Four Mesa cousins will be sentenced Friday for the November 2004 beating death of a 20-year-old man. Osaiasi Foleti, 20, his brother, Kuea Foleti, 19, and 15-year-old Lose Ika pleaded guilty to second-degree murder without agreeing to any plea bargain.
Each faces 10 to 22 years in prison.
Ika’s brother, Nafetalai Ika, 20, pleaded guilty to the less serious charge of manslaughter and will be sentenced to no more than 16 years under a plea deal, according to Krystal Garza, Maricopa County Attorney’s Office spokeswoman.
"Part of his plea required him to admit to his codefendants’ involvement and what they all did," Garza said. "This defendant had minimal involvement as he only kicked the victim once on the leg."
Just two days before the attack, Mesa High School graduate Osaiasi Foleti was in court to plead guilty to criminal damage. In June 2003, Foleti and another man rode around in the bed of a pickup truck and bashed 53 cars with baseball bats. He was to report a month later for a 30-day jail sentence.
The four young men showed up at a party about 1 a.m. Nov. 6, 2004, in the
1000 block of West Portobello Avenue, Mesa.
According to court records, Osaiasi Foleti exchanged words with Westwood High School graduate Omar Villalpando, 20, before landing a punch that knocked him to the ground.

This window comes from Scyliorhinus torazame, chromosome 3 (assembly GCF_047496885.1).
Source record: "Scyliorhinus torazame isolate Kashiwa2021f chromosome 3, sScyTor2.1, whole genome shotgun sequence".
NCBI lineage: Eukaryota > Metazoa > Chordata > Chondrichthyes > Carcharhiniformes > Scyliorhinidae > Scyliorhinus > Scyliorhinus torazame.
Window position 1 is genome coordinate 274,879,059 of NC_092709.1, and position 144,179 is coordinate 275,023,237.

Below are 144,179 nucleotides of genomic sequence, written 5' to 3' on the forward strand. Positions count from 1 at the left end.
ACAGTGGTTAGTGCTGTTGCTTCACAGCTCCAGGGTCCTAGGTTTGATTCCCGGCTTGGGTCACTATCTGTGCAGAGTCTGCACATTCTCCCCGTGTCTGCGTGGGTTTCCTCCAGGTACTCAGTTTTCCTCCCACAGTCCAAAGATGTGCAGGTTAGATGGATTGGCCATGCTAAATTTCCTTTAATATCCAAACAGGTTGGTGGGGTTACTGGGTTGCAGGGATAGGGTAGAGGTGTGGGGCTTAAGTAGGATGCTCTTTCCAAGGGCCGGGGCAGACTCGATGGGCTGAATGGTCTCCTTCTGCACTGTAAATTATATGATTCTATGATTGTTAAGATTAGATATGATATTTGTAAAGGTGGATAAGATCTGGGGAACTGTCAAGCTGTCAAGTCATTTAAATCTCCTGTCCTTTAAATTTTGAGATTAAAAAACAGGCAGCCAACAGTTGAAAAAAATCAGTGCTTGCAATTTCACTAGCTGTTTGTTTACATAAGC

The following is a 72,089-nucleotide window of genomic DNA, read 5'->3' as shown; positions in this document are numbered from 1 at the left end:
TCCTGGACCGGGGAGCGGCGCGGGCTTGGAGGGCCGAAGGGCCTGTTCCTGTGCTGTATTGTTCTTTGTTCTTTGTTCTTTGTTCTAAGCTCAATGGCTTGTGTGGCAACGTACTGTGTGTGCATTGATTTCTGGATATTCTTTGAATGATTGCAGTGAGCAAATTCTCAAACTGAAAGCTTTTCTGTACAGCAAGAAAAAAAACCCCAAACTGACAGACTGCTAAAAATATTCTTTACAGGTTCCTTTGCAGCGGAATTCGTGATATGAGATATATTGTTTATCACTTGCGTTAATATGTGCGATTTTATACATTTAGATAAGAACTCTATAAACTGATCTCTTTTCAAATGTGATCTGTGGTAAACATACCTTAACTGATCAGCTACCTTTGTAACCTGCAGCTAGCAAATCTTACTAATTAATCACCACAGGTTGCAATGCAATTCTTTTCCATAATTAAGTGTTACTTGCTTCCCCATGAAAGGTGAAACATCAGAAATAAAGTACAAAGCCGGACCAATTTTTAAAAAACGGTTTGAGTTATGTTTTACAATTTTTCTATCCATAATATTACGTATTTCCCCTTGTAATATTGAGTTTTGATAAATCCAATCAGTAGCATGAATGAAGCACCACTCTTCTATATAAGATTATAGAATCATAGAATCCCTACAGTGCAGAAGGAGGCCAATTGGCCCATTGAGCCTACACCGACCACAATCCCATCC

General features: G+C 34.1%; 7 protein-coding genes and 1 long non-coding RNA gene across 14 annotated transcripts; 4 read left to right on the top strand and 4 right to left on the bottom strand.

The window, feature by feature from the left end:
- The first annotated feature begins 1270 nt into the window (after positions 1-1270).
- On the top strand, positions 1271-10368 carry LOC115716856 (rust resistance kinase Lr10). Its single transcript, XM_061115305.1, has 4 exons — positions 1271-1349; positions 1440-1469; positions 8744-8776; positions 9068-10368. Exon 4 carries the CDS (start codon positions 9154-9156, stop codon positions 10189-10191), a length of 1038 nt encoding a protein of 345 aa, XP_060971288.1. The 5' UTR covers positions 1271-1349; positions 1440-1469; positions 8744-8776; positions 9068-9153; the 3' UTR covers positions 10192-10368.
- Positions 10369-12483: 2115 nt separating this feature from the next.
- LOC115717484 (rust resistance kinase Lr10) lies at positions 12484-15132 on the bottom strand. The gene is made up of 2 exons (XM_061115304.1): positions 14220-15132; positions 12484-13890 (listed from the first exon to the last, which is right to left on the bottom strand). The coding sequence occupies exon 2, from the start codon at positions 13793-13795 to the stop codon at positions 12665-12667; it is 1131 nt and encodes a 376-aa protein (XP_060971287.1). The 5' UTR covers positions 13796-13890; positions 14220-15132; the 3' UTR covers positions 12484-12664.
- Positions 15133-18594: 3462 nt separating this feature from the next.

The other three joined Osaiasi Foleti in stomping and kicking Villalpando as he lay helpless, amid screams of women begging them to stop.
Treena Kay, a deputy Maricopa County attorney, wrote that the four ran to their van when partygoers called police.
"(Lose Ika) indicated that during the ride home, all four of the defendants discussed how it was the victim’s fault the fight started and the victim deserved what he got," Kay wrote.
Dr. John Hu, deputy Maricopa County medical examiner, reported that Villalpando had no "defense wounds," which suggests he was unconscious during most of the beating.
Villalpando’s grandmother, Rosalind Horace of Phoenix, wrote in a letter to Maricopa County Superior Court that Villalpando’s family was discouraged from touching his body at his funeral "as his body was barely put together."
"The individual that we saw was not the face of Omar, as he was disfigured due to being beaten to death," Horace wrote.
No one from the Foleti or Ika families could be reached for comment.